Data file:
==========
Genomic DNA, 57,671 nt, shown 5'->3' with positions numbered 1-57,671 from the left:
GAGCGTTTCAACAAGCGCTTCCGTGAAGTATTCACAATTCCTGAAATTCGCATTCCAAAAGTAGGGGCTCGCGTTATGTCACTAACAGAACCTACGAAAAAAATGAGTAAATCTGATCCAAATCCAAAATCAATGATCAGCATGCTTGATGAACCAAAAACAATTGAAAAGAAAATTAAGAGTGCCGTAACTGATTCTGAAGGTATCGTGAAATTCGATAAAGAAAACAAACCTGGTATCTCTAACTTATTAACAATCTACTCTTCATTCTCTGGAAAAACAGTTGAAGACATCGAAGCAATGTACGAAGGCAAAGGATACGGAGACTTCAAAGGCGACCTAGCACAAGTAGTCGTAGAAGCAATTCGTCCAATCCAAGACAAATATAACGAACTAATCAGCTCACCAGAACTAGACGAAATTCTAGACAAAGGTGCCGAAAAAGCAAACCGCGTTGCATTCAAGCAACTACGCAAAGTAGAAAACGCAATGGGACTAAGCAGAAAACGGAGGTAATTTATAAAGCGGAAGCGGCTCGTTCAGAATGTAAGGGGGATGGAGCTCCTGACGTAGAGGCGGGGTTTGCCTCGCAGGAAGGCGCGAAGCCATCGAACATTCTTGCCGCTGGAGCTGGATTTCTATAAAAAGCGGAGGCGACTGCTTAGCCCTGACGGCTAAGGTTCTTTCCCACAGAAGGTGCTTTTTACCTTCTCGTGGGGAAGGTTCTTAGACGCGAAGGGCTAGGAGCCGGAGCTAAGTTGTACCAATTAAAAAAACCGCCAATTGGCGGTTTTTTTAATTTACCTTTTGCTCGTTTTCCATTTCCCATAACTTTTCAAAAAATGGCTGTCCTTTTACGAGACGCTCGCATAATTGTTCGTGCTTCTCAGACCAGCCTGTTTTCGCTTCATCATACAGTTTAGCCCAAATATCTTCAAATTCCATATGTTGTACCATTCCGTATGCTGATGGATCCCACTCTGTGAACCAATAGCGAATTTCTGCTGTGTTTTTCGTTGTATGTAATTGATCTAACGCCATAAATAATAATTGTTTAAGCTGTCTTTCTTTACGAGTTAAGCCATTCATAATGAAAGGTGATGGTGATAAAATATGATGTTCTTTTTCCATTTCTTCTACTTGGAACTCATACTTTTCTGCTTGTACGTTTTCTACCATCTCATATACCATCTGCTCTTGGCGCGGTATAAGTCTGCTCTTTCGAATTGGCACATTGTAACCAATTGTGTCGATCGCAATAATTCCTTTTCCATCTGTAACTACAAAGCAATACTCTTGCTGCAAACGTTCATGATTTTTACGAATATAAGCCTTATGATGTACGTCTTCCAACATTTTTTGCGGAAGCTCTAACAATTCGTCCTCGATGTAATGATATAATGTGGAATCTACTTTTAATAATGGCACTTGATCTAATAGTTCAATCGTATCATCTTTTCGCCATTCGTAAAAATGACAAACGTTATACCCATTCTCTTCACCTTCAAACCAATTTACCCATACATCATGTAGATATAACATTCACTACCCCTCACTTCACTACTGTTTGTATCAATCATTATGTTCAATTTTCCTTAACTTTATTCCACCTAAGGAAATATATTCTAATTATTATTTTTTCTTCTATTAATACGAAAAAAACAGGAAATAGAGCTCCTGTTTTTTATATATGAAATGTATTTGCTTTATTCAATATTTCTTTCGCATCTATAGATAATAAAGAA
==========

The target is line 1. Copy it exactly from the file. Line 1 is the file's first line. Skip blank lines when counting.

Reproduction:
Genomic DNA, 57,671 nt, shown 5'->3' with positions numbered 1-57,671 from the left: